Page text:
I’ve never been much of a Metallica fan but for a few exceptions here and there. (ONE remains one of the single best anti-war songs of the last century.) That said, their continued devotion to Whiskey in the Jar is as good as it gets. They inject the centuries-old Irish folk ballad with some high-energy metal mayhem and in doing so connect the long-ago tale to a new generation of fans.
The song has its origins in the 1750s, born of the ongoing struggle for Irish independence and that later became popular in the American Appalachians likely due to the many Irish immigrants who settled there. It has since been referenced and interpreted multiple times over, from the author James Joyce to the folk group, The Dubliners, to perhaps most famously by the Irish rock band, Thin Lizzy. Where the Lizzy version is drenched in melodic melancholy, Metallica’s charges forth like a hard punch to the nose.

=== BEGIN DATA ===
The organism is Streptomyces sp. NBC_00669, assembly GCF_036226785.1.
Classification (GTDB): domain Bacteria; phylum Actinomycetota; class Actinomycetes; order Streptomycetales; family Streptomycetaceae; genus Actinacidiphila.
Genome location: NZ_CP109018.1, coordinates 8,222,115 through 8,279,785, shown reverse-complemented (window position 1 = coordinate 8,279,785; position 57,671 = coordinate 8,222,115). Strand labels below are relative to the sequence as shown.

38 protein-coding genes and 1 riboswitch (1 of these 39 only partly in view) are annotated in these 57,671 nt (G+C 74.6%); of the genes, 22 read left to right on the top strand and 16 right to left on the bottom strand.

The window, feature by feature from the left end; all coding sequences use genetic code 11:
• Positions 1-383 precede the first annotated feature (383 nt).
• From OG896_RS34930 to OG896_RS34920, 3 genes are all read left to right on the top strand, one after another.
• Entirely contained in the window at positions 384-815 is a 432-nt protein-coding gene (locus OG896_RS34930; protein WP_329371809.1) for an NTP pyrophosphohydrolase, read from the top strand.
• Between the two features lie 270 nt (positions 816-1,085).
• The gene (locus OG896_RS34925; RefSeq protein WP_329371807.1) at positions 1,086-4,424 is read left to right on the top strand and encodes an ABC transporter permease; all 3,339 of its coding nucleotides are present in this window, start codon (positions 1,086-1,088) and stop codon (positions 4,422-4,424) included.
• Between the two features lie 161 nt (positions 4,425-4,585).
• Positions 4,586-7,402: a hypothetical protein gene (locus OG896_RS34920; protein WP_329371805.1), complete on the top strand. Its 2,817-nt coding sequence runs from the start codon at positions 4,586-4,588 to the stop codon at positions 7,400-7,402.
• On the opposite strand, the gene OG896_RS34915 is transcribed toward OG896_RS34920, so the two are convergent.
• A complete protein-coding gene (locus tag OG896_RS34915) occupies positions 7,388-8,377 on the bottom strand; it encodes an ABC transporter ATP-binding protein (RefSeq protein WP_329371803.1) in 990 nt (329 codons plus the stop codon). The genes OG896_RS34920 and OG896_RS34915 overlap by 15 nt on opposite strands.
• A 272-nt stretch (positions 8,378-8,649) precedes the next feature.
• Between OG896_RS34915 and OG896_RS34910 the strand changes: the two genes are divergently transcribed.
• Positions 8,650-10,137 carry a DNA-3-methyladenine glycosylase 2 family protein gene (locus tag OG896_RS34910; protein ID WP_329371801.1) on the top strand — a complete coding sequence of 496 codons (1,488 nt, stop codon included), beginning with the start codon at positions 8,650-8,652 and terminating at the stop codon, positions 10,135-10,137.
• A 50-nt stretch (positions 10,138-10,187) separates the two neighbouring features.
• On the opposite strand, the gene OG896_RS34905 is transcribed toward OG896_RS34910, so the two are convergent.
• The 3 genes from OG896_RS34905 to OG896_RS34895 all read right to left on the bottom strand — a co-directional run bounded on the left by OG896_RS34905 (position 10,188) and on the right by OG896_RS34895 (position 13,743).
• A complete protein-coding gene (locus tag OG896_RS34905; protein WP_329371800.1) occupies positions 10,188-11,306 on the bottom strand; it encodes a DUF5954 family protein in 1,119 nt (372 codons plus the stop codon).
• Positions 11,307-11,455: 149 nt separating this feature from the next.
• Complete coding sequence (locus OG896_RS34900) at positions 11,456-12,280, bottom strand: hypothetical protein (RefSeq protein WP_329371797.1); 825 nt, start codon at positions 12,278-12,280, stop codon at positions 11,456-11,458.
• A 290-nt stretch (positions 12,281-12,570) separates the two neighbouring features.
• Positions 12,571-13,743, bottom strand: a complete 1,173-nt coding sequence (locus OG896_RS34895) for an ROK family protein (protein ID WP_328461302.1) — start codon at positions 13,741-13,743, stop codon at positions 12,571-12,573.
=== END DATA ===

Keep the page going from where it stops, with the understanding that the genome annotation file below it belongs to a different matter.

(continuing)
Here they are playing Whiskey in the Jar to a delighted and raucous crowd of thousands at Ireland’s Slane Castle. On a related note, it’s likely not a week goes by I don’t sing this to my dog Dublin while taking a break from writing. Her tail stub wag suggests she approves.
CRANK. IT. UP.
And here is the equally good (many say better) version by Thin Lizzy:
And speaking of Slane Castle, it was U2 who are likely most responsible for making it a must-perform venue for entertainers all over the world. Here they are singing of the terrible tragedy that was the 1972 killing of 14 Irish Catholics by British military soldiers in what was one of the darkest days in the modern era of the Irish Troubles, Sunday Bloody Sunday:
And it was U2 who in turn inspired the equally good and similarly themed Zombie by the gone-much-too-soon, Dolores O’Riordan, and the Cranberries:
It’s part of a long history made up of shared threads of experience and historical connection that further inspire yet more interpretations such as can be found in the very entertaining yet bittersweet new show, Derry Girls: